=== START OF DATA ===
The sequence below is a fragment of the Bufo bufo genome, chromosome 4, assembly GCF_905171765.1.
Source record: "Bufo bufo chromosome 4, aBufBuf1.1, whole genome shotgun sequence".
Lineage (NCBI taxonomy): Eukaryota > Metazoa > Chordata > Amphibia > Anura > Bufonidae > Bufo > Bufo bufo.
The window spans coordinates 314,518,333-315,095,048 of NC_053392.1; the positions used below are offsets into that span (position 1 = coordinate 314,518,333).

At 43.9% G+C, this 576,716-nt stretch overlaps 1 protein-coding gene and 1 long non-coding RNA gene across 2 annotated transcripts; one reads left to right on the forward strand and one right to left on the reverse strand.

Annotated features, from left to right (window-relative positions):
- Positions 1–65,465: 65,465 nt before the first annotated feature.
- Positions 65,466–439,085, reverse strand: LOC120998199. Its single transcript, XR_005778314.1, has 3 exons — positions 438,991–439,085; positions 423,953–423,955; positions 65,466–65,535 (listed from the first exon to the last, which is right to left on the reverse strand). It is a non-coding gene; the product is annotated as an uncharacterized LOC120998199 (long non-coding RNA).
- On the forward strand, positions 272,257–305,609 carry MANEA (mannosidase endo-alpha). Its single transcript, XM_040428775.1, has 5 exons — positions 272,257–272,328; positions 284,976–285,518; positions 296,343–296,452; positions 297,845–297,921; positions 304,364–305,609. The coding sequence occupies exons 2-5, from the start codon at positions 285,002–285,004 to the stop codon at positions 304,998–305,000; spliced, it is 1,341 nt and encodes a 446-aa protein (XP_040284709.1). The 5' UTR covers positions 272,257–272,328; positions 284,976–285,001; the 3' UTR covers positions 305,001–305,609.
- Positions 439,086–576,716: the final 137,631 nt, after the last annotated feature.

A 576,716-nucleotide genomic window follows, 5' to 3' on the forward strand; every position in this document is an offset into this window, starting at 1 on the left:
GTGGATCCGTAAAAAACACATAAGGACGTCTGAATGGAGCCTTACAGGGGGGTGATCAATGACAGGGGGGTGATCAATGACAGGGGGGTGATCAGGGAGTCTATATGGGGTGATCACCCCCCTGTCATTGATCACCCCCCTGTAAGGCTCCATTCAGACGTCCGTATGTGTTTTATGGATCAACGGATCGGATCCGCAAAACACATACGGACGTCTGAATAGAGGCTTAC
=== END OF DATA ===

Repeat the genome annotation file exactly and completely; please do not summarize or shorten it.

The sequence below is a fragment of the Bufo bufo genome, chromosome 4, assembly GCF_905171765.1.
Source record: "Bufo bufo chromosome 4, aBufBuf1.1, whole genome shotgun sequence".
Lineage (NCBI taxonomy): Eukaryota > Metazoa > Chordata > Amphibia > Anura > Bufonidae > Bufo > Bufo bufo.
The window spans coordinates 314,518,333-315,095,048 of NC_053392.1; the positions used below are offsets into that span (position 1 = coordinate 314,518,333).

At 43.9% G+C, this 576,716-nt stretch overlaps 1 protein-coding gene and 1 long non-coding RNA gene across 2 annotated transcripts; one reads left to right on the forward strand and one right to left on the reverse strand.

Annotated features, from left to right (window-relative positions):
- Positions 1–65,465: 65,465 nt before the first annotated feature.
- Positions 65,466–439,085, reverse strand: LOC120998199. Its single transcript, XR_005778314.1, has 3 exons — positions 438,991–439,085; positions 423,953–423,955; positions 65,466–65,535 (listed from the first exon to the last, which is right to left on the reverse strand). It is a non-coding gene; the product is annotated as an uncharacterized LOC120998199 (long non-coding RNA).
- On the forward strand, positions 272,257–305,609 carry MANEA (mannosidase endo-alpha). Its single transcript, XM_040428775.1, has 5 exons — positions 272,257–272,328; positions 284,976–285,518; positions 296,343–296,452; positions 297,845–297,921; positions 304,364–305,609. The coding sequence occupies exons 2-5, from the start codon at positions 285,002–285,004 to the stop codon at positions 304,998–305,000; spliced, it is 1,341 nt and encodes a 446-aa protein (XP_040284709.1). The 5' UTR covers positions 272,257–272,328; positions 284,976–285,001; the 3' UTR covers positions 305,001–305,609.
- Positions 439,086–576,716: the final 137,631 nt, after the last annotated feature.

A 576,716-nucleotide genomic window follows, 5' to 3' on the forward strand; every position in this document is an offset into this window, starting at 1 on the left:
GTGGATCCGTAAAAAACACATAAGGACGTCTGAATGGAGCCTTACAGGGGGGTGATCAATGACAGGGGGGTGATCAATGACAGGGGGGTGATCAGGGAGTCTATATGGGGTGATCACCCCCCTGTCATTGATCACCCCCCTGTAAGGCTCCATTCAGACGTCCGTATGTGTTTTATGGATCAACGGATCGGATCCGCAAAACACATACGGACGTCTGAATAGAGGCTTAC